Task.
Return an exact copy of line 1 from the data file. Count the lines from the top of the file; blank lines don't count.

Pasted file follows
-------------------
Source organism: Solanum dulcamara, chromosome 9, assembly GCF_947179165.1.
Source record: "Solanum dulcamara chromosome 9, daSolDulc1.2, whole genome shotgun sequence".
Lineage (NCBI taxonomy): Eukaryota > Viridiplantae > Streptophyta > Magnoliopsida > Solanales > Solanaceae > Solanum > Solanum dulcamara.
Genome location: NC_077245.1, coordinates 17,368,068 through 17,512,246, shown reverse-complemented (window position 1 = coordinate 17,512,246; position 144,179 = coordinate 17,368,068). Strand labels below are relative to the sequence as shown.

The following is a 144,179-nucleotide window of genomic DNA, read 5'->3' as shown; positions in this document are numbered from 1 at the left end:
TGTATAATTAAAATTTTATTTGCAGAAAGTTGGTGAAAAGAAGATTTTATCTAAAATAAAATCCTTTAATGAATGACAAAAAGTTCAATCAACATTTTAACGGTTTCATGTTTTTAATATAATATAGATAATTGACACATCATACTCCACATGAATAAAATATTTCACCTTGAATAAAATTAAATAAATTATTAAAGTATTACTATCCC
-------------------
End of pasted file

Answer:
Source organism: Solanum dulcamara, chromosome 9, assembly GCF_947179165.1.